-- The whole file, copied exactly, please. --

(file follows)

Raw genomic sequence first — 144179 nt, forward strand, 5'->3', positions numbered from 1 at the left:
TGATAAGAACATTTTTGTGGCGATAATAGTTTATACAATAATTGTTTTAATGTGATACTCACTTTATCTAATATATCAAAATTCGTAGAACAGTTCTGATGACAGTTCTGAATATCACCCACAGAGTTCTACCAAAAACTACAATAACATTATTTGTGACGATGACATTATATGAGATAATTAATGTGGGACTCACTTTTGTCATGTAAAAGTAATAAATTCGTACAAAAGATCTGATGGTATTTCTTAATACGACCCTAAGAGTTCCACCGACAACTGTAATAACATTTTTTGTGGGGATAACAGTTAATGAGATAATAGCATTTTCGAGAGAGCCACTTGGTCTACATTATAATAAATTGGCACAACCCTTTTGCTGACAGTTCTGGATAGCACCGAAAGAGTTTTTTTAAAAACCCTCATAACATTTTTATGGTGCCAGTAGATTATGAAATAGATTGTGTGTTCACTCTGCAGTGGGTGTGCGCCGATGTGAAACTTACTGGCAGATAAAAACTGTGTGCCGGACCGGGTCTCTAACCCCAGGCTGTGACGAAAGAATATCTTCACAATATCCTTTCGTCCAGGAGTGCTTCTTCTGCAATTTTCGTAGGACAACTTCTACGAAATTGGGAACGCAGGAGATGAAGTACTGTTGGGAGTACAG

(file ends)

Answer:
Raw genomic sequence first — 144179 nt, forward strand, 5'->3', positions numbered from 1 at the left:
TGATAAGAACATTTTTGTGGCGATAATAGTTTATACAATAATTGTTTTAATGTGATACTCACTTTATCTAATATATCAAAATTCGTAGAACAGTTCTGATGACAGTTCTGAATATCACCCACAGAGTTCTACCAAAAACTACAATAACATTATTTGTGACGATGACATTATATGAGATAATTAATGTGGGACTCACTTTTGTCATGTAAAAGTAATAAATTCGTACAAAAGATCTGATGGTATTTCTTAATACGACCCTAAGAGTTCCACCGACAACTGTAATAACATTTTTTGTGGGGATAACAGTTAATGAGATAATAGCATTTTCGAGAGAGCCACTTGGTCTACATTATAATAAATTGGCACAACCCTTTTGCTGACAGTTCTGGATAGCACCGAAAGAGTTTTTTTAAAAACCCTCATAACATTTTTATGGTGCCAGTAGATTATGAAATAGATTGTGTGTTCACTCTGCAGTGGGTGTGCGCCGATGTGAAACTTACTGGCAGATAAAAACTGTGTGCCGGACCGGGTCTCTAACCCCAGGCTGTGACGAAAGAATATCTTCACAATATCCTTTCGTCCAGGAGTGCTTCTTCTGCAATTTTCGTAGGACAACTTCTACGAAATTGGGAACGCAGGAGATGAAGTACTGTTGGGAGTACAG